Earthwatch takes its position for the United Nations climate change summit in Copenhagen
Oxford. December 7, 2009. Earthwatch’s Head of Climate Change Research, Dr Dan Bebber is in Copenhagen today for week one of the COP15 United Nations Global Climate Change Conference. Earthwatch Executive Vice President, Nigel Winser will attend the second week of the summit. Earthwatch is calling for a global commitment to drastically cut greenhouse gas emissions.
At the summit, Earthwatch will profile its flagship programmes on climate change - the HSBC Climate Partnership, through which it is conducting a global research programme into the impacts of climate change on forest ecosystems, and Climate Watch, an initiative to engage people in observing seasonal environmental changes to feed into a global database.
Nigel Winser says “Earthwatch is adding its voice to the global call for governments to commit to major cuts in greenhouse gas emissions. Climate change is one of the greatest challenges that humanity faces today, yet it is also an opportunity for leaders to demonstrate commitment and forward-thinking in finding a solution that will require action not only by government, but by business, communities and individuals as well.”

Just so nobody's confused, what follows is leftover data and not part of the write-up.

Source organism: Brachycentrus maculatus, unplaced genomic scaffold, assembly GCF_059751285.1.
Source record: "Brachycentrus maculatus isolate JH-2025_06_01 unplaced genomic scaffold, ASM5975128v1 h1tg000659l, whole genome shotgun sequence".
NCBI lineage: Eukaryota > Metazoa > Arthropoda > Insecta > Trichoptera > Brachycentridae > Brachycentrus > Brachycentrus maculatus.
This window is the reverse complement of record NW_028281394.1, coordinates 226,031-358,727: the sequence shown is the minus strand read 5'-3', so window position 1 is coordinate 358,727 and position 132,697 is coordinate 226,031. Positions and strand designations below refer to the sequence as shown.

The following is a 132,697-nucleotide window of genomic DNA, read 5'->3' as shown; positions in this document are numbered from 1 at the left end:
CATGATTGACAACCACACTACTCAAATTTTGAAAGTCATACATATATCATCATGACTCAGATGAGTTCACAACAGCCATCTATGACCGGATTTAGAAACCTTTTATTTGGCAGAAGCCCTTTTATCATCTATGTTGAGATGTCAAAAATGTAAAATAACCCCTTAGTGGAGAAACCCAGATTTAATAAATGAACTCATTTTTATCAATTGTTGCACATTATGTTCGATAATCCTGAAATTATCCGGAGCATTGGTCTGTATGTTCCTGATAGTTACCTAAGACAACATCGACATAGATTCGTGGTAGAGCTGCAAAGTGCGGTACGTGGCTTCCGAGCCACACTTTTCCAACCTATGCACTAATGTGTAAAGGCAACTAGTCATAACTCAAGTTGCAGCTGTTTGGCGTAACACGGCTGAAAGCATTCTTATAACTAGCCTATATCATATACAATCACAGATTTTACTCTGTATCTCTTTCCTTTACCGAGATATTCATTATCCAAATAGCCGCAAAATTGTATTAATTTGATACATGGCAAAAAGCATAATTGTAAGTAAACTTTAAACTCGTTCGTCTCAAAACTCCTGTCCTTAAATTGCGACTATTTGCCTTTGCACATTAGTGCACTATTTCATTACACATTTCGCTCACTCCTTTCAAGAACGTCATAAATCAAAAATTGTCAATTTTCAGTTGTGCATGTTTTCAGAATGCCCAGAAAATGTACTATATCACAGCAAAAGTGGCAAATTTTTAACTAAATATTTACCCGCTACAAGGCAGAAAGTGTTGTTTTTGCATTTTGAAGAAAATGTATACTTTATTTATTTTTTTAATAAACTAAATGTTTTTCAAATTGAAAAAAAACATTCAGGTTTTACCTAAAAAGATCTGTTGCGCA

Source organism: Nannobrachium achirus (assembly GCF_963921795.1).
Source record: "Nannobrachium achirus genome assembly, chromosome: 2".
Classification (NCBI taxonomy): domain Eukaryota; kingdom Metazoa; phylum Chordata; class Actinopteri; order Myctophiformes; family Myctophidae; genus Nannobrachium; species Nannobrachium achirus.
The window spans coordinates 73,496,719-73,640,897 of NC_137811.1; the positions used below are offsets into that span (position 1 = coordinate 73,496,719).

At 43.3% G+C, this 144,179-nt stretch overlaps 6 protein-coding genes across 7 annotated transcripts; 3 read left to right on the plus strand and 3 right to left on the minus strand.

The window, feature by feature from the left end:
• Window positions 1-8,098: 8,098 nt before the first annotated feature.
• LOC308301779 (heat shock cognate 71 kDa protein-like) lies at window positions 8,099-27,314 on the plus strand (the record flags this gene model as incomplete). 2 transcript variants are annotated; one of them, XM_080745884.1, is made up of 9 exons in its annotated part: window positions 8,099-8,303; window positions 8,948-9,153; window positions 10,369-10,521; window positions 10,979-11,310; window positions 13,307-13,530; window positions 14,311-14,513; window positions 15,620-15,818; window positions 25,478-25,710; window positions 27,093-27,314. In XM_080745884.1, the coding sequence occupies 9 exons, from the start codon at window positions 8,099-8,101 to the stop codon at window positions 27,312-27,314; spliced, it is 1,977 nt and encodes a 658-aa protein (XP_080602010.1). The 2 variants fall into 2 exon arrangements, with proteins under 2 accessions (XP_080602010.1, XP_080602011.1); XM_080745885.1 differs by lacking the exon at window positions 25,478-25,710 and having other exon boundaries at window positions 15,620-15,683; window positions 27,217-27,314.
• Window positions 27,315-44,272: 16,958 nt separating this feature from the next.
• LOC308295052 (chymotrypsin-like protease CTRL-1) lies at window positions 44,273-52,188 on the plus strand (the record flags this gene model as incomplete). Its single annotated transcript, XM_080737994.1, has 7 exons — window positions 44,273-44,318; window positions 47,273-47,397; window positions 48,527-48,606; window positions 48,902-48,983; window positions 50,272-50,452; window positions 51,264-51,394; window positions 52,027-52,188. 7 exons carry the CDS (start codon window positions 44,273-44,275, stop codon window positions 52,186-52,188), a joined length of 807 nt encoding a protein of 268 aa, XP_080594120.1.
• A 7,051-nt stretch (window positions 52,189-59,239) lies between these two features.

Dan Bebber explains Earthwatch’s position on the climate change negotiations, “Earthwatch is recommending that world leaders commit to reductions in greenhouse gas emissions to prevent dangerous climate change. Over time, per capita emissions should converge for all countries to ensure equitability of energy supply and opportunity for economic development.
“Secondly, biodiversity and ecosystems must be protected. While climate change will damage natural ecosystems and reduce biodiversity in the long term, continuing habitat loss through unsustainable management and lack of protection poses a more immediate threat.
“Finally, Tropical deforestation must be reduced. Investment in forest protection, strong governance, and scientific training must increase, to give developing countries the capacity to monitor and maintain forest cover. Financial mechanisms must ensure that forest communities benefit from reduced deforestation.”
Earthwatch supports climate change research that not only assesses impacts, but actively seeks to research how management interventions will counter the impacts of climate change on landscapes and species.
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